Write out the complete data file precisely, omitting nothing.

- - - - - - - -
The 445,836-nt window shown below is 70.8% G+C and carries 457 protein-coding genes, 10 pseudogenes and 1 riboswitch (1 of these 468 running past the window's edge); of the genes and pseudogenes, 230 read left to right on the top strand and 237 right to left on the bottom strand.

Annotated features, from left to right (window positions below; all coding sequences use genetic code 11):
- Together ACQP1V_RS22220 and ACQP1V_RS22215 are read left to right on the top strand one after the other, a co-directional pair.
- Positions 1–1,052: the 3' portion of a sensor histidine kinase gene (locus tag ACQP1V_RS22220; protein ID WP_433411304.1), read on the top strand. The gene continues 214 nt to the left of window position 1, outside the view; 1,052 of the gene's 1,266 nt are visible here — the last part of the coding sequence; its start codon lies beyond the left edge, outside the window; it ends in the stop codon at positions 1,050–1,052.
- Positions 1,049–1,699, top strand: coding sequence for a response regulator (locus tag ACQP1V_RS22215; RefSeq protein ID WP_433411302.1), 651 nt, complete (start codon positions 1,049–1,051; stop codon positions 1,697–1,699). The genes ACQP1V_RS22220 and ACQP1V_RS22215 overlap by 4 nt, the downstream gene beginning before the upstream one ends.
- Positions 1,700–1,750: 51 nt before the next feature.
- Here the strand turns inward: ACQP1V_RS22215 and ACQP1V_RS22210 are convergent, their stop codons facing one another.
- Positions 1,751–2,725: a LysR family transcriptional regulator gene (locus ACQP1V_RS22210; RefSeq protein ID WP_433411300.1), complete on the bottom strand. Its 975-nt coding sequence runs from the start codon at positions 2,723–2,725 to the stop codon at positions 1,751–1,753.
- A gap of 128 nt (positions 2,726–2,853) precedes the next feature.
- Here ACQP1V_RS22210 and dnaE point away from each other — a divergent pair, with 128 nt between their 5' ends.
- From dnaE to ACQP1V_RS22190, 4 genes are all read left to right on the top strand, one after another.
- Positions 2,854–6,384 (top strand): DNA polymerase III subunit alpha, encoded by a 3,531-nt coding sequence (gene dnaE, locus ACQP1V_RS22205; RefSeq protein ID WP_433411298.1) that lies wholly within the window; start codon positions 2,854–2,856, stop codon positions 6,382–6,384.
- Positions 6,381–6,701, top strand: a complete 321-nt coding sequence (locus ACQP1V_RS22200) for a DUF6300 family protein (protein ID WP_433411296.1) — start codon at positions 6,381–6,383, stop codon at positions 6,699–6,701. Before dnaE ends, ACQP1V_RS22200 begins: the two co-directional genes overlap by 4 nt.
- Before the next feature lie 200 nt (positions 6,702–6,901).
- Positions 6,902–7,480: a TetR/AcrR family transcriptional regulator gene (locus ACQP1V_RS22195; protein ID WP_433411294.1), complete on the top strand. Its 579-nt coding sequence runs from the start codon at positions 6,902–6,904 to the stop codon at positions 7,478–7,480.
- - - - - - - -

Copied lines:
The 445,836-nt window shown below is 70.8% G+C and carries 457 protein-coding genes, 10 pseudogenes and 1 riboswitch (1 of these 468 running past the window's edge); of the genes and pseudogenes, 230 read left to right on the top strand and 237 right to left on the bottom strand.

Annotated features, from left to right (window positions below; all coding sequences use genetic code 11):
- Together ACQP1V_RS22220 and ACQP1V_RS22215 are read left to right on the top strand one after the other, a co-directional pair.
- Positions 1–1,052: the 3' portion of a sensor histidine kinase gene (locus tag ACQP1V_RS22220; protein ID WP_433411304.1), read on the top strand. The gene continues 214 nt to the left of window position 1, outside the view; 1,052 of the gene's 1,266 nt are visible here — the last part of the coding sequence; its start codon lies beyond the left edge, outside the window; it ends in the stop codon at positions 1,050–1,052.
- Positions 1,049–1,699, top strand: coding sequence for a response regulator (locus tag ACQP1V_RS22215; RefSeq protein ID WP_433411302.1), 651 nt, complete (start codon positions 1,049–1,051; stop codon positions 1,697–1,699). The genes ACQP1V_RS22220 and ACQP1V_RS22215 overlap by 4 nt, the downstream gene beginning before the upstream one ends.
- Positions 1,700–1,750: 51 nt before the next feature.
- Here the strand turns inward: ACQP1V_RS22215 and ACQP1V_RS22210 are convergent, their stop codons facing one another.
- Positions 1,751–2,725: a LysR family transcriptional regulator gene (locus ACQP1V_RS22210; RefSeq protein ID WP_433411300.1), complete on the bottom strand. Its 975-nt coding sequence runs from the start codon at positions 2,723–2,725 to the stop codon at positions 1,751–1,753.
- A gap of 128 nt (positions 2,726–2,853) precedes the next feature.
- Here ACQP1V_RS22210 and dnaE point away from each other — a divergent pair, with 128 nt between their 5' ends.
- From dnaE to ACQP1V_RS22190, 4 genes are all read left to right on the top strand, one after another.
- Positions 2,854–6,384 (top strand): DNA polymerase III subunit alpha, encoded by a 3,531-nt coding sequence (gene dnaE, locus ACQP1V_RS22205; RefSeq protein ID WP_433411298.1) that lies wholly within the window; start codon positions 2,854–2,856, stop codon positions 6,382–6,384.
- Positions 6,381–6,701, top strand: a complete 321-nt coding sequence (locus ACQP1V_RS22200) for a DUF6300 family protein (protein ID WP_433411296.1) — start codon at positions 6,381–6,383, stop codon at positions 6,699–6,701. Before dnaE ends, ACQP1V_RS22200 begins: the two co-directional genes overlap by 4 nt.
- Before the next feature lie 200 nt (positions 6,702–6,901).
- Positions 6,902–7,480: a TetR/AcrR family transcriptional regulator gene (locus ACQP1V_RS22195; protein ID WP_433411294.1), complete on the top strand. Its 579-nt coding sequence runs from the start codon at positions 6,902–6,904 to the stop codon at positions 7,478–7,480.